What are design laws?
Design laws are principles that God, our Creator, wove into the very fabric of reality. God created – and “it was good.” He designed everything to operate according to laws promoting healing, growth, fulfillment and peace. God is love, and nature is a beautiful reflection of his extravagance. God is a Giver, and when nature operates according to God’s design, it flourishes through giving. The water cycle is a good example. The ocean “gives” water through evaporation producing clouds, and the clouds give water that create rivers, which again pour water into the ocean. On the other hand, viruses is a biological form of selfishness. It doesn’t give anything and only takes for itself. White blood cells, on the other hand, operate on the principle of love by sacrificing themselves in order to save us.
When people act in selfish ways and become demanding takers, they will eventually tear down relationships. When we prefer one another in love, relationships grow and blossom. This is how God designed things to work!
Design laws are part of a universal reality, just like the law of gravity. Whether I believe in the law of gravity or not, it will work for me! Defying design laws will eventually result in destructive consequences. God’s design laws have predictable results: when we conform to them and respect them, they lead to life and success; when we defy them, we tear our world down with our own hands. As a reflection of God’s nature, design laws reveal God’s incredibly loving intention for us. As we gain understanding of these principles, embrace them and learn to yield to them, our lives will prosper.
In part 1 we discussed the Law of Love and the Law of Liberty. Here are two more:
The Law of Worship
We are created to worship. Everyone will worship something. One writer says it this way: “A person’s deity is that which actually dominates that person’s life, giving it unity, direction, and inspiration, whether the person realizes it or not” (Creel, 1977). What do you worship? What gives your life its main direction and inspiration? What really makes us tick? Whatever we worship will form and shape our lives. Our minds will adapt themselves to the things we idealize. What we keep admiring we become like. This is exactly what Paul says in 2 Cor.3:18 – “But we all, with unveiled face, beholding as in a mirror the glory of the Lord, are being transformed in the same image from glory to glory, just as by the Spirit of the Lord.”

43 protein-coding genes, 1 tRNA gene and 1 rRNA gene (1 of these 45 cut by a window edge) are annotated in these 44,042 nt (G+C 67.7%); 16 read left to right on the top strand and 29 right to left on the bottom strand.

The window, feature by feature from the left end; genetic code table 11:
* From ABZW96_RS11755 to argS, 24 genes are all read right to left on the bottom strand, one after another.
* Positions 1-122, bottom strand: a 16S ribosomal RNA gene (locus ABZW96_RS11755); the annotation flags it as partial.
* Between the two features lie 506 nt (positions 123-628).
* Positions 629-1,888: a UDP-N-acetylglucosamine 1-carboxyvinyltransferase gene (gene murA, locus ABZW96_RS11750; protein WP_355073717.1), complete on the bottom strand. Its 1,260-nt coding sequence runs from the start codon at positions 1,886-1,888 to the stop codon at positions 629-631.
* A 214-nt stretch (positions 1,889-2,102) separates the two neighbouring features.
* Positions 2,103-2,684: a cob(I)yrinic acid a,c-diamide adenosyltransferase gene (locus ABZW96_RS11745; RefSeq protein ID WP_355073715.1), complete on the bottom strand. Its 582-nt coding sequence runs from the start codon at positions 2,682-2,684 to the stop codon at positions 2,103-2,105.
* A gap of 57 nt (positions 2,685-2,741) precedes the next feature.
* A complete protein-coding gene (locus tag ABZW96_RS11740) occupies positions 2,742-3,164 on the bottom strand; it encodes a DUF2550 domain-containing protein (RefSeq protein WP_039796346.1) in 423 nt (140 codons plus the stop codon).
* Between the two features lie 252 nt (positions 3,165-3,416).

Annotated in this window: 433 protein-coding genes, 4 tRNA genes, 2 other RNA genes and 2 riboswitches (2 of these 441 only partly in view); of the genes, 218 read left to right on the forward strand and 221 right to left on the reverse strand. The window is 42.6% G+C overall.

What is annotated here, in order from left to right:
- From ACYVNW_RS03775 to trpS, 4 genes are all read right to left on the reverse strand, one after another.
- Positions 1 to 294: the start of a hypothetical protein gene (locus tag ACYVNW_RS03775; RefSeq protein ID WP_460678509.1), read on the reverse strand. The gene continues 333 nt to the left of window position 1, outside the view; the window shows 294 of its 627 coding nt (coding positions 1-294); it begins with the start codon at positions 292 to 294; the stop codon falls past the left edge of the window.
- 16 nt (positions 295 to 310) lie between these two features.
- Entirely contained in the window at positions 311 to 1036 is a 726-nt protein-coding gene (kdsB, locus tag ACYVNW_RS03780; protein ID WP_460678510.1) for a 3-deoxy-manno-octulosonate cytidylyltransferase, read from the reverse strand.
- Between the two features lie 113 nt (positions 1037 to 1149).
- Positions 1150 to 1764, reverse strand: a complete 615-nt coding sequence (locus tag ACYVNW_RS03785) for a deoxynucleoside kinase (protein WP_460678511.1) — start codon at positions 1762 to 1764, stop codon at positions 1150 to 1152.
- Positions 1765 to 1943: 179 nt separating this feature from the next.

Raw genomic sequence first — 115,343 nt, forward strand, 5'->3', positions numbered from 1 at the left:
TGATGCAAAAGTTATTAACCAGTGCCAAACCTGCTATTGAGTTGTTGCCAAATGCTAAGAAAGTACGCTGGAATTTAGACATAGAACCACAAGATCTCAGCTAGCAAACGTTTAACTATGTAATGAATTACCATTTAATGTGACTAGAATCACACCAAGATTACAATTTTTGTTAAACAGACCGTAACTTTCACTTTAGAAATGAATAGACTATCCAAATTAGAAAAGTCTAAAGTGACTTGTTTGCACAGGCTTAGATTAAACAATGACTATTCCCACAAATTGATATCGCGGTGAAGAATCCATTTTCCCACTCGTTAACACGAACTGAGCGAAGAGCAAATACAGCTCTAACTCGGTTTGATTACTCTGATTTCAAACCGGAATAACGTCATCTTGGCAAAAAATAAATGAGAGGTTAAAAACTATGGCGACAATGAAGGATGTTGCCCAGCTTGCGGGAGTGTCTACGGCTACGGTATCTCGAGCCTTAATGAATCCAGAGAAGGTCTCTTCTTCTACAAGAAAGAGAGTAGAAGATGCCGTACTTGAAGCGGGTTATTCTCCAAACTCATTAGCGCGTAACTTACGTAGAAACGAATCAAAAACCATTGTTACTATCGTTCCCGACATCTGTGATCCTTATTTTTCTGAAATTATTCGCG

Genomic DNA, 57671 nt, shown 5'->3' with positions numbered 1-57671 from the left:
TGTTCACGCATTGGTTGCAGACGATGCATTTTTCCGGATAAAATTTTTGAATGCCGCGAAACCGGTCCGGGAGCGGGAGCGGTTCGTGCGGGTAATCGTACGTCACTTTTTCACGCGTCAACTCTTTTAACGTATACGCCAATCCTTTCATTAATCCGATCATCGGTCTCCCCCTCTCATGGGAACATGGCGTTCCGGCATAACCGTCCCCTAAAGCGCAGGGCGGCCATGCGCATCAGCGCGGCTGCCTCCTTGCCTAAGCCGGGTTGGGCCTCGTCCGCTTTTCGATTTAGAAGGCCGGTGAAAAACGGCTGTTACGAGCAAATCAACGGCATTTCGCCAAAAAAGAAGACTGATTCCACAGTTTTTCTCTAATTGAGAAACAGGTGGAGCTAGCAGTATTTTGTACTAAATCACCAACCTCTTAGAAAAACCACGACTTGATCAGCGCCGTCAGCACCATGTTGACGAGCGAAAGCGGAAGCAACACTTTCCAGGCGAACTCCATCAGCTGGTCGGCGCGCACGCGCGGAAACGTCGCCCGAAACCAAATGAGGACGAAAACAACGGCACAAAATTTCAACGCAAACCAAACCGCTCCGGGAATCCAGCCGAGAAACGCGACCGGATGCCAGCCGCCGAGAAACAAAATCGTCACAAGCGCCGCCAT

Why does God ask us to worship Him? He does so because He is the only one we can worship that will not cause our mind and character to degenerate. As humans, we are the highest created beings on our planet. There is nothing here in this world that is worthy of our worship, and giving our affection and admiration to anything else but God will lower our existence to its own level. When people worship cruel and harsh gods, they create oppressive systems. We see this exemplified in cults, or in major religions. One sect of Hinduism worships the rat. Their temples are infested with rats, and people consider it an honor to be bitten by a rat. They want to be reincarnated as a rat. Here are human beings created in God’s image to have authority in the earth, and now their highest goal is to become a rat!
Neuro-scientifically, we become like what we admire or worship. Whatever we idealize, whether it be a person, God, idea, or idol, we are changed into what we give our attention and affection to. The brain will actually rewire itself according to our thoughts and what we give our attention to. Our choices as well as our behavior, what we worship and admire, have profound effect on the development of our neural pathways and networks. This eventually changes our character. Here is a simple illustration: As a Norwegian, English was a second language for me. It took several years in school to get a good grasp on the English language. Then, as a 23 year old, I came to the United States. It took me a year or two to continue learning all the nuances in the language, colloquialisms, humor etc. I have lived in the United States for many years now, and my “English” neural networks have grown to where I actually struggle a little when I visit Norway and switch to speaking Norwegian. The brain constantly changes to adapt. We actually change the hardwiring in our brains through what we think about. This works both negatively and positively. The choice of whom or what we worship greatly influences the development of our mental faculties. Healthy worship creates noble and strong reasoning faculties, while unhealthy forms of worship shrinks and weakens them.